The ability to adapt to our surroundings is critical to human evolution. What if our furniture could adapt as well? Two Portland companies—architecture giant ZGF and design firm Twofold—are working together to create modular spaces that can transform themselves to accommodate many office needs.

Enter the mobile meeting room, a transformable workspace environment. The “room” balances the two extremes of most offices: open floor plans and closed-off cubicles and offices. Manufactured in Portland, the prefabricated structure offers a private space that can be moved, stored, or disassembled in a moment’s notice.

“We began to think about the human body, and its relationship to other human bodies,” explains Robert Petty, ZGF’s director of model shop resources. “Design started by putting blue tape on the floor—two big squares—and putting chairs in them, thinking about how it feels to sit this close to someone. Then we started to think about how we could take a room and make it into something transformable, and how that works with the body.”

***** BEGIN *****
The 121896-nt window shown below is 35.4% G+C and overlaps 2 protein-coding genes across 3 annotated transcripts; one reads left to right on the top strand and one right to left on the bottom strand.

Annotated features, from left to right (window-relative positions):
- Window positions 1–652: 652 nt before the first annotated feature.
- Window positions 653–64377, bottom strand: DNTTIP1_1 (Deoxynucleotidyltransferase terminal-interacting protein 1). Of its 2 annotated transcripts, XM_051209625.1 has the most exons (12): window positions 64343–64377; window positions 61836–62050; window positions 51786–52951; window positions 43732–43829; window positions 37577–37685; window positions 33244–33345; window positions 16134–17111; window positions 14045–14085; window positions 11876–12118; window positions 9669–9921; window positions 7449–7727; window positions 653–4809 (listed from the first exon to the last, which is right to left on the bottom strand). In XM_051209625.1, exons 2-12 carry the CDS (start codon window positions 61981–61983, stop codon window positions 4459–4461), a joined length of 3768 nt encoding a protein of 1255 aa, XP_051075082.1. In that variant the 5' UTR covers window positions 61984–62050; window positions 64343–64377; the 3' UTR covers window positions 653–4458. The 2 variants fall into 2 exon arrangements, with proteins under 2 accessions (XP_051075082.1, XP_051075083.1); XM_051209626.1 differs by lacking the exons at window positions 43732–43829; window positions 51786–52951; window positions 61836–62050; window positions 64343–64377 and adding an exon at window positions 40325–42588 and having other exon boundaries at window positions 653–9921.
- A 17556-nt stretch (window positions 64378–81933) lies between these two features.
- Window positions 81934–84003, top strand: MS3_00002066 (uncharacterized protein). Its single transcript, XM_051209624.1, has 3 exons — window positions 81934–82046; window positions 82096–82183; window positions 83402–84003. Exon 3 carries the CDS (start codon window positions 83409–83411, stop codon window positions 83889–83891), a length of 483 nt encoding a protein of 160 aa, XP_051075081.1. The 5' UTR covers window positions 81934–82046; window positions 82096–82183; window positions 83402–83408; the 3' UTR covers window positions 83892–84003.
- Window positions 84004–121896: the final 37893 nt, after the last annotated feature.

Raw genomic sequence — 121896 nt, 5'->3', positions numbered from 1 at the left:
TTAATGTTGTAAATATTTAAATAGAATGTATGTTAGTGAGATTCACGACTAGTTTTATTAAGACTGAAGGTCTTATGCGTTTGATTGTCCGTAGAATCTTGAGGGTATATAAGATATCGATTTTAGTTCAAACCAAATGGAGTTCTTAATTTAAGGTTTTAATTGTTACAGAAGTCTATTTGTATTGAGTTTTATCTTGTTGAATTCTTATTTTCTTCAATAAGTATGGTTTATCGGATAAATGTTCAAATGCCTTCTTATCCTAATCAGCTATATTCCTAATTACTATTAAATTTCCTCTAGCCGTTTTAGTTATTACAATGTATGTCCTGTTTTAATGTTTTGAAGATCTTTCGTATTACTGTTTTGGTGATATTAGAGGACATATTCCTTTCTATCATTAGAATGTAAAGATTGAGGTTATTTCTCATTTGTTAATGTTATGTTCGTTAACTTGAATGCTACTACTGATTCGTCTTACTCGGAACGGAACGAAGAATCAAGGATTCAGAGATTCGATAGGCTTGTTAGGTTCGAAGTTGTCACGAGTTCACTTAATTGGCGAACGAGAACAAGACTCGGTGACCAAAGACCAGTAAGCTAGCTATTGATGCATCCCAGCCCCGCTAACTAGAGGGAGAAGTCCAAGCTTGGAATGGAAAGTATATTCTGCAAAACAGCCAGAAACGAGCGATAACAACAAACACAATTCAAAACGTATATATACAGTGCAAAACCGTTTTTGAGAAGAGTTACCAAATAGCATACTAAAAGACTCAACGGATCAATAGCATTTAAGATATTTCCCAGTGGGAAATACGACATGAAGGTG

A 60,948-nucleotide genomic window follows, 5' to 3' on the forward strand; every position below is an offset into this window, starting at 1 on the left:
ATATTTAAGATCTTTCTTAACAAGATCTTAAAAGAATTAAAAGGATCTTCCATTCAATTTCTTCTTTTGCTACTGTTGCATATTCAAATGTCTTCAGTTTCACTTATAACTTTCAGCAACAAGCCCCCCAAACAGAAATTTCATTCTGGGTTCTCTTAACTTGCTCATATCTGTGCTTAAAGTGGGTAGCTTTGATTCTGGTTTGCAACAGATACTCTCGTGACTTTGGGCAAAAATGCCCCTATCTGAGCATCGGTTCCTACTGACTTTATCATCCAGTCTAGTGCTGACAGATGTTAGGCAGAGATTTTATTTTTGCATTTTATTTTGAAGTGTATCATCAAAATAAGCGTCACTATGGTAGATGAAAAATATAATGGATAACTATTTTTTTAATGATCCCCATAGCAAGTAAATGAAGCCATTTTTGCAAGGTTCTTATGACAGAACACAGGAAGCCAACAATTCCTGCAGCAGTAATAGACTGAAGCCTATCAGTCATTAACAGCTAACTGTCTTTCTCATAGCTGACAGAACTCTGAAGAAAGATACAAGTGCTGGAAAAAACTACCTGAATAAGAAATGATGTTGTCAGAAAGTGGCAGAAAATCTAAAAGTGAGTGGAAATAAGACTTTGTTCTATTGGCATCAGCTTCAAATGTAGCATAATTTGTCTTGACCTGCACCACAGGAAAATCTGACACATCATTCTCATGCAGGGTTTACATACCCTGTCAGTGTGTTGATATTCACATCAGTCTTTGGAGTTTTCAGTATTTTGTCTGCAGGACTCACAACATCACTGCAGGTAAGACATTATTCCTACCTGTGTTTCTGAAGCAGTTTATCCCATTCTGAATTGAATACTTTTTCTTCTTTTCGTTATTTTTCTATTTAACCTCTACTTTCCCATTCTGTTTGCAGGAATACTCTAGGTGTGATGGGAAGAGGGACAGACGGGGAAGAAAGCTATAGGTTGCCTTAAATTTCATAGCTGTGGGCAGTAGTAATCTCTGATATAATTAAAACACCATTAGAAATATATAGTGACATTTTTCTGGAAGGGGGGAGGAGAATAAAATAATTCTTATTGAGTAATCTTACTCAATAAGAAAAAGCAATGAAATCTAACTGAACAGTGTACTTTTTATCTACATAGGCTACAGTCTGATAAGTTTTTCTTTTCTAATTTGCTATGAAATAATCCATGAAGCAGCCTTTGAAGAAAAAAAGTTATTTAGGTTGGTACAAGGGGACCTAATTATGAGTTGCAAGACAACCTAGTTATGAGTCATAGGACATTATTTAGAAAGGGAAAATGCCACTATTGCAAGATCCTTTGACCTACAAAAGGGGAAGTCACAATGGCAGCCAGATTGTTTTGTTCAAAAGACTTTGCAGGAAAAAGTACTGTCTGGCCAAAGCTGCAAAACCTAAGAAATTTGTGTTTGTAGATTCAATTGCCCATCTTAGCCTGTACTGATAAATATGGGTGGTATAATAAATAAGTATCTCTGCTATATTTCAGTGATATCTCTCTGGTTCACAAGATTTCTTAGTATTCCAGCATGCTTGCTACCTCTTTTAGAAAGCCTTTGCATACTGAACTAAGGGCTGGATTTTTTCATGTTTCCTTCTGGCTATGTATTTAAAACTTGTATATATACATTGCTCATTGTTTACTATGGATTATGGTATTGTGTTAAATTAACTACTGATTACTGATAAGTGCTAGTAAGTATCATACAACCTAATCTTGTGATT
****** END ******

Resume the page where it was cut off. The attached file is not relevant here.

Twofold, a new company working to optimize limited space, was the business partner ZGF needed to get the idea out of the model shop and into more concrete places. Eli Alford-Jones, cofounder and CEO of Twofold, says he’s frustrated with the lack of privacy in open office layouts, as well as with cumbersome, immobile furniture and architecture that, once implemented, cannot be changed as the office’s needs change.

“The distinguishing factor [of the mobile meeting room] is the underlying adaptability: the ability for users to choose integrative sit-stand workstations, and the door structure, which allows for individuals to come in and create the privacy they need,” he says. “It can also be completely opened up, becoming a touchdown space where five or six people can come together to work.”

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